Friday, June 25, 2010

Perry Creek Hike

Perry Creek Hike Vista
The Perry Creek Trail is a visually interesting hike for the diversity of plants and scenery you encounter. In fact, part of the trail passes through the Perry Creek Research Natural Area – an area recognized as valuable in its biological diversity. Even on the misty, cool June-ary day we hiked, it was obvious that there is lots going on here. As you walk along avalanche slopes – talus on the north side of Mt. Dickerman - you pass through stands of deciduous and coniferous trees with ferns and moss everywhere; the intensity of green is amazing.

Perry Creek is trail #711. You drive 16 miles past the Verlot Public Service Center (where you can buy a Northwest Pass) to find a parking lot shared by the Mt. Dickerman Hike trailhead and this hike’s trailhead which is really called Perry Creek - Mt. Forgotten Meadows trail. At the parking lot you are at about 2,000 feet. The first part of the hike is through a stand of coniferous trees before intersecting Perry Creek Road #4063 the former trailhead until about a year ago. After leaving the road, the scenery really gets interesting. You walk along the south side of the valley looking across Perry Creek towards Stillaguamish Peak. It’s a fairly easy hike up to the Falls (about 2 miles from the old trailhead, 3.3 miles from the parking lot). Then you cross over the (wide this particular day) creek. One of us took off shoes and socks and waded in up to the shins. The real climb begins after crossing the creek. On this particular June day it was so-so muddy with snow patches at first, and then out-and–out all snow as we reached the ridge at just under 5,000 feet after about 1.7 miles. View: fog and mist on this day, meadows under snow, Mt. Forgotten nowhere to be seen. So we turned around and started back for a total of 10+ miles. Maybe next time with clearer weather and proper equipment we’ll go on to Mt. Forgotten. And alas, we didn’t see any of the famed botrychium from the trail - perhaps too early or too rare?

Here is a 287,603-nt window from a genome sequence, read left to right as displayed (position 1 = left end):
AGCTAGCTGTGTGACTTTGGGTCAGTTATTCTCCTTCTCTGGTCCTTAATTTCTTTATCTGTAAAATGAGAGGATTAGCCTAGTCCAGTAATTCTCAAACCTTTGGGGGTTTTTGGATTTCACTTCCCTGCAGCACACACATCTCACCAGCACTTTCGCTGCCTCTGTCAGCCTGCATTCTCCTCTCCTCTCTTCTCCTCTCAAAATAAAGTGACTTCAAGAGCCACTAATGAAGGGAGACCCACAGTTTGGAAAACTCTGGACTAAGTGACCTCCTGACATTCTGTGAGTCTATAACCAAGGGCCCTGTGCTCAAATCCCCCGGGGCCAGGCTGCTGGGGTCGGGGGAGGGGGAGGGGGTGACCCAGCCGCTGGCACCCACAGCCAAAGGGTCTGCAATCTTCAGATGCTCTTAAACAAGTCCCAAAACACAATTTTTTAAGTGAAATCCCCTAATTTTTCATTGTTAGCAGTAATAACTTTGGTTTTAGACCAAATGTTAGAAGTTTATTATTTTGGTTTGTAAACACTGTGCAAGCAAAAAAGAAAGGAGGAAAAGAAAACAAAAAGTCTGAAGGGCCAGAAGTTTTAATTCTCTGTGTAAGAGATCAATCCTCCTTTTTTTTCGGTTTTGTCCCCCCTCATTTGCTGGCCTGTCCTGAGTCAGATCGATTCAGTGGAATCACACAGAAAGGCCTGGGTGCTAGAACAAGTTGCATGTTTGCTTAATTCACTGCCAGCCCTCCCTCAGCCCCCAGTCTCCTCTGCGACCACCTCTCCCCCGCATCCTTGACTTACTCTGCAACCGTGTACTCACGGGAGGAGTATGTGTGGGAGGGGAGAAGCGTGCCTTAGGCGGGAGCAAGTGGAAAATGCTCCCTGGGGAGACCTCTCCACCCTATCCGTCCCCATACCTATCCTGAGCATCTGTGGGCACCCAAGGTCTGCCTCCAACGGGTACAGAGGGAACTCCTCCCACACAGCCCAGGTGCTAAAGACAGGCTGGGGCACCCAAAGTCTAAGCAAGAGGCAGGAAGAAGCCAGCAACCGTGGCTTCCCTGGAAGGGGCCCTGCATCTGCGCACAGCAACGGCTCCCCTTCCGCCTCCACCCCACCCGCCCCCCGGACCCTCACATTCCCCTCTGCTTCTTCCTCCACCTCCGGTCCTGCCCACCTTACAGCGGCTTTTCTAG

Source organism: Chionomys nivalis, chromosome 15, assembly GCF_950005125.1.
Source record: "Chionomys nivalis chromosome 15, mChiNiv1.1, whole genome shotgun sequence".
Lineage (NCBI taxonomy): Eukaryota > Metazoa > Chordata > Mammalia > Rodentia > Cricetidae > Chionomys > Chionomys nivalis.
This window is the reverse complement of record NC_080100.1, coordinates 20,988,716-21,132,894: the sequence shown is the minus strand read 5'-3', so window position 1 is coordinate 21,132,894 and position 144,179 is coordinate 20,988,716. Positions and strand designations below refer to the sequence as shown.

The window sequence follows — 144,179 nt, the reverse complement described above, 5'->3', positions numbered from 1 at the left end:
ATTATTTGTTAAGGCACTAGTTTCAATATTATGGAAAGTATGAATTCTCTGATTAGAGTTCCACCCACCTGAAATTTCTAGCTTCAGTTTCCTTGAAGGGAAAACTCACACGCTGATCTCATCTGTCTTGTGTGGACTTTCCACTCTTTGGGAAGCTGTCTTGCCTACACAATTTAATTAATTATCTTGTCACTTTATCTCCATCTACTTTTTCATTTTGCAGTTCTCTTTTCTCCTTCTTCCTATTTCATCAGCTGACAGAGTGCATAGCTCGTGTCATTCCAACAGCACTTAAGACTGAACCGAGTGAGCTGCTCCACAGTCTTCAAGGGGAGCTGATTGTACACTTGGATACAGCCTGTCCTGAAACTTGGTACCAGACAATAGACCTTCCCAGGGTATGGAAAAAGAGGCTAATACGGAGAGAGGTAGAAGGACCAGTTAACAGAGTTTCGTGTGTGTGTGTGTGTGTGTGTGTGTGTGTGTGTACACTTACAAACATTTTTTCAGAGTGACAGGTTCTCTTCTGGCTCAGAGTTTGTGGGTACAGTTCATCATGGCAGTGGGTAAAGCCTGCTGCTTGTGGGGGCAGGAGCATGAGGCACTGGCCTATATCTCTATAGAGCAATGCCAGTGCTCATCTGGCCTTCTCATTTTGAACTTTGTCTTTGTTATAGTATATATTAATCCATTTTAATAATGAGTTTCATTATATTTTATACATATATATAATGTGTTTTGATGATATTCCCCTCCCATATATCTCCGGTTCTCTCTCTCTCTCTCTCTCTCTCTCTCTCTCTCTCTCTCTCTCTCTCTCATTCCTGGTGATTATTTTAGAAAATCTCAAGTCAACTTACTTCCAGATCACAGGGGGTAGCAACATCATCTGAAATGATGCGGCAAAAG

American Pika - Ochotona princeps

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